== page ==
Gov. J.B. Pritzker expressed concern Wednesday that the state may be losing ground in its fight against the coronavirus pandemic, then rolled up his sleeve and received one of the more than 5 million COVID-19 vaccine doses that have now been administered to Illinois residents.
Pritzker said officials will be watching the numbers to see whether recent reversals in several positive trends are the result of faster spreading variants of the virus or possibly “a blip in the data.”
Officials on Wednesday reported 2,793 new confirmed and probable cases of COVID-19, the highest daily count since 2,838 cases were recorded Feb. 11. The state has averaged 1,992 new daily cases over the past week, up from an average of 1,579 a week earlier.
The statewide case positivity rate — the percentage of cases as a share of total tests — reached a seven-day average of 2.8% Tuesday, the highest level since the state reported the same rate for the week ending Feb. 22.
“I’ve been to this movie before,” Pritzker said in discussing where Illinois stood against the virus.
His comments echo similar warnings from state and city officials. Chicago’s top public health official have pointed to rising cases among young adults as an area of particular concern.
Mayor Lori Lightfoot on Wednesday said Chicago’s case numbers are “going in the wrong direction” and resemble the period before last fall’s second surge.
“I’m very concerned. If you look at our data in the last week to 10 days, it feels like October when we saw the second surge happen,” Lightfoot said.
Equally concerning, Lightfoot said, is an increase in the percentage of positive tests. Because of that, she said, Chicago isn’t in a position to talk about any more reopening issues, “particularly when it comes to expanding capacity indoors.”
“The last thing any of us want to do is take any steps back,” Lightfoot said. “But we are in a place where both (Chicago public health commissioner) Dr. (Allison) Arwady and myself are very concerned and we’re sounding the alarm.”
The governor’s words of caution came just six days after he laid out a new reopening plan that promises to lift restrictions on businesses once half of all state residents 16 and older have received at least one dose of vaccine — if the state hasn’t seen a reversal in key measures of virus transmission. Restrictions would initially be eased once 70% of those 65 and older have received a single dose, with the same caveat.
As of Wednesday, 66% of those 65 and older and 32% of those 16 and older had received at least one dose.
Pritzker, who previously indicated that he was eligible to be vaccinated because of his medical history, said he waited to get his shot until the vaccine was opened to government employees. That happened Monday, when eligibility also expanded to include higher education employees and members of the media.
The governor said he wanted to receive his shot in public to demonstrate the safety of the vaccine.
“I’m not asking you to do anything that I wouldn’t do myself,” Pritzker said before doffing his sport jacket and rolling up his sleeve to receive his shot.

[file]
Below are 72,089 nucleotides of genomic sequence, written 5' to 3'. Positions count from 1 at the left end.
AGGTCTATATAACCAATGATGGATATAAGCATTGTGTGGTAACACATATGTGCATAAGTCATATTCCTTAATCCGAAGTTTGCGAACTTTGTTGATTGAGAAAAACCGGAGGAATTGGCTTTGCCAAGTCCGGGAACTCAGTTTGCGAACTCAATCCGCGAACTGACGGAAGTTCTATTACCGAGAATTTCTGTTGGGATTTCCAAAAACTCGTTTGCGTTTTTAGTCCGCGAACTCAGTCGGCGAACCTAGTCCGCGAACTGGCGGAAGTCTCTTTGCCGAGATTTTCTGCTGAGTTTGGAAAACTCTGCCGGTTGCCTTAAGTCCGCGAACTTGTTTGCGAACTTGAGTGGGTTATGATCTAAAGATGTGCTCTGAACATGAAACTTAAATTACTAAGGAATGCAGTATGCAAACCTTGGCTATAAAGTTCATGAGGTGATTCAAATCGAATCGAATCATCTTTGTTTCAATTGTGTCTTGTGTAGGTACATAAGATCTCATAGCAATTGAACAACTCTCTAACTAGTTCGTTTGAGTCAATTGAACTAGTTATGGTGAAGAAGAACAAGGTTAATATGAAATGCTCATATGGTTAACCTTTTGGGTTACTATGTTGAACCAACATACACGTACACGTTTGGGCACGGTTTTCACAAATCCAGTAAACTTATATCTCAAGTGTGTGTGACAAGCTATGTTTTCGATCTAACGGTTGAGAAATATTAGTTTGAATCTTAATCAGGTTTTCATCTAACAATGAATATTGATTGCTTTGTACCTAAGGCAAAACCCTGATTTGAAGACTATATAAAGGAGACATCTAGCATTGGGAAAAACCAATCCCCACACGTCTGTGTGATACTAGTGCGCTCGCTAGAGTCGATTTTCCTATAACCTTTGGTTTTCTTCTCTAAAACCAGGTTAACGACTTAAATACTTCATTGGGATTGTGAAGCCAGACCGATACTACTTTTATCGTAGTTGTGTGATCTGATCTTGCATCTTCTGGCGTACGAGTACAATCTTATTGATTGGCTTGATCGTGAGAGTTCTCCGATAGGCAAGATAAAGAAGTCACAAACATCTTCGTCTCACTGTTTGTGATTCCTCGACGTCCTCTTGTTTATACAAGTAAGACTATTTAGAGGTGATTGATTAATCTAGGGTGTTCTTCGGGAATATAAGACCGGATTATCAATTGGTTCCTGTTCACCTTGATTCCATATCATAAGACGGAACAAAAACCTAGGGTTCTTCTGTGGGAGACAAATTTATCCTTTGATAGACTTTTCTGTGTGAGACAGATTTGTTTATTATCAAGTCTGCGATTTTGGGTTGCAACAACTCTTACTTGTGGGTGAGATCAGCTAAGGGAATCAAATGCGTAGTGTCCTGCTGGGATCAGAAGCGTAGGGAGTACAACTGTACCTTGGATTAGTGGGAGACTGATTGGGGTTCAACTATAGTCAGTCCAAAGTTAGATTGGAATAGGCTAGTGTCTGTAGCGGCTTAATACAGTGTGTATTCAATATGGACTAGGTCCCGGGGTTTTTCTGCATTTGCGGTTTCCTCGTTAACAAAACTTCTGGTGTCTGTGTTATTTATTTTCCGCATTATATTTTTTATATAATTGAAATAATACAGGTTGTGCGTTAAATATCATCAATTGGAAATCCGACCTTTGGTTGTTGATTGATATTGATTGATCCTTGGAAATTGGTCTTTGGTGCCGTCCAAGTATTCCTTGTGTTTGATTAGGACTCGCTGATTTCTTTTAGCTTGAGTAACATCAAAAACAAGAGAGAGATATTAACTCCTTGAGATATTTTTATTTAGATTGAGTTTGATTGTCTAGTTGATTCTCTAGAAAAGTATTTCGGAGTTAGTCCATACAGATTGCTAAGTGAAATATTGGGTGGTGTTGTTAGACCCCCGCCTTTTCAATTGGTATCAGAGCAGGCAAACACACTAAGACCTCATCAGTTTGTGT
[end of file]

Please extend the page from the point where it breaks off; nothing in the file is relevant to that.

The mass vaccination site at the state fairgrounds where Pritzker spoke is one of 14 being run by the National Guard that are intended to be open to any eligible Illinois resident.
Unlike the Chicago-area sites, where appointments are still hard to come by, the fairgrounds site has appointments available online through the Sangamon County Department of Public Health website, scdph.org.
Outside Chicago, vaccine eligibility will further expand on Monday to include food and beverage workers, construction trade workers and religious leaders. The groups are being added to the previously eligible categories of front-line workers, people 65 and older, and those 16 and older with certain preexisting health conditions.
The city of Chicago, which receives its own vaccine supply from the federal government, is set to expand eligibility to people with preexisting health conditions and a broader group of “essential” workers Monday as well.
The state plans to open eligibility to everyone 16 and older on April 12, but the city hasn’t said exactly when it will follow suit. President Joe Biden has set a May 1 target for universal eligibility.
The state administered 107,219 coronavirus vaccinations Tuesday, bringing the average number of daily shots over the past week to 97,680, down from an average of 102,223 the previous week. Tuesday’s shots coupled with an adjustment to the data due to previous reporting problems by pharmacies, brought the total number of doses administered to 5,036,364.
Nearly 1.9 million people — close to 15% of the state’s population — have been fully vaccinated, receiving either two doses of the Pfizer or Moderna vaccines or a single dose of Johnson & Johnson’s.
Officials also reported 20 additional fatalities Wednesday, bringing the statewide death toll to 21,136. The total number of known infections in Illinois since the start of the pandemic is 1,227,708.
As of Tuesday night, 1,261 people in Illinois were hospitalized with COVID-19, with 269 patients in intensive care units and 130 patients on ventilators.
After declining dramatically since the start of the year, the number of people in hospitals with the coronavirus has begun to climb once again this month, along with the number of patients in intensive care and on ventilators.